herself... This a little boring...
me sleep... Hey, no touch my toes, mom! Oh, what’s that? A Yummy?! And a Yummy- wow?! Look mom,
has toes on back legs too.
What if he can’t stop moving? It means he’s not tired enough. So you go outside and play some more, or walk for a few minutes, then you try again.
Exercise: teach your dog to accept a harness
Alright, next you introduce him to the harness and leash. First the harness.
- Make sure to have a few Yummies and Yummy-wows at hand
- Show him the harness, praise him and give him a treat. Hide the harness behind your back for two to three seconds
- Show him the harness again. Praise him and give him 3 treats through the main loop of the harness, so he has to put his head through it in order to reach the treats. Hide the harness again behind your back for two to three seconds
- Repeat the 3rd step until the puppy puts his head through the main loop of the harness on his own, before even seeing the treat
- Show him the harness. Wait for him to stick his head in it. Praise and reward him while he’s still wearing the harness around his neck. Again, hide the harness behind your back for two to three seconds
- Repeat step 5 until he accepts having the harness around his neck for 5 seconds before you praise and reward him
- Show him the harness. Wait for him to stick his head in it. Completely attach the harness. Praise and reward him. Detach the harness and hide it behind your back for two to three seconds
- Repeat step 7 until the puppy’s comfortable wearing the harness for an entire minute
Repeat this exercise every day until you can get directly to step 8. Hide the harness the rest of the time, so he doesn't think it's a chew toy.
Exercise: teach your dog to accept a leash
Now that he's comfortable wearing the harness, you can attach the leash. On the front clip, at least in the beginning. How do you present him the leash? Just like the harness.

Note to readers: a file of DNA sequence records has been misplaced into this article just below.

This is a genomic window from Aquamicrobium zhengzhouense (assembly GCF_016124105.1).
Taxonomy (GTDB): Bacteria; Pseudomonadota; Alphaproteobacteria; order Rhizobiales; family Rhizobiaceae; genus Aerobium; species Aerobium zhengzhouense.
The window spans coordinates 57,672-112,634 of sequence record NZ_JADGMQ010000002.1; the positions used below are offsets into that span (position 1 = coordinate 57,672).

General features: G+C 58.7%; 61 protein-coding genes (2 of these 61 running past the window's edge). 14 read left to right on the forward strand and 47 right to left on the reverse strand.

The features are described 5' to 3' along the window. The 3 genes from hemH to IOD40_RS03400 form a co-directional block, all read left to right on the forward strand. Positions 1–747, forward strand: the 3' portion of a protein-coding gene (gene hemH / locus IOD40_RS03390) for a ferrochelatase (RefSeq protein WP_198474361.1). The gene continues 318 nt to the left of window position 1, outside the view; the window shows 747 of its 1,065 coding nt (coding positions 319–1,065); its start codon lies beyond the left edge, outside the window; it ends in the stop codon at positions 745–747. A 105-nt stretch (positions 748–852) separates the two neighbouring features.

You show him the leash, you praise him, reward him, you hide the leash behind your back for two to three seconds.
Then again, you show him the leash, praise him, reward him, hide the leash behind your back for two to three seconds.
Next, you bring the leash closer to the harness, and again you praise him, reward him and hide it behind your back.
Each time, you bring the leash closer and closer to the harness, until you can attach it.
Next, you keep attaching and detaching it until you can leave it on for 15 seconds, 30 seconds, 1 minute.
- What if one of the steps isn’t as easy as you’d hoped? That’s okay. All you need to do is go back to the previous step for a few repetitions. Then try the next step again.
- If he tries to chew on the harness or the leash hide it behind your back for two to three seconds. And when you present it to him again, keep it higher so he can't reach it, then praise and reward him. You can move to the next step when he understands the harness is not a chew toy
Let's move on and talk about the mandatory gadget for dogs that use public transportation. The muzzle.
no you didn’t! You didn't just say muzzle! I did, I did say muzzle. Let me explain.
Your puppy has never seen a muzzle. So he has no opinion about it. Which means you have the opportunity to help him have a good feeling about it.
If you present him the muzzle the way you've presented him the harness, the leash or a toy, he'll give it the same emotional value he gives to the harness, the leash or the toy.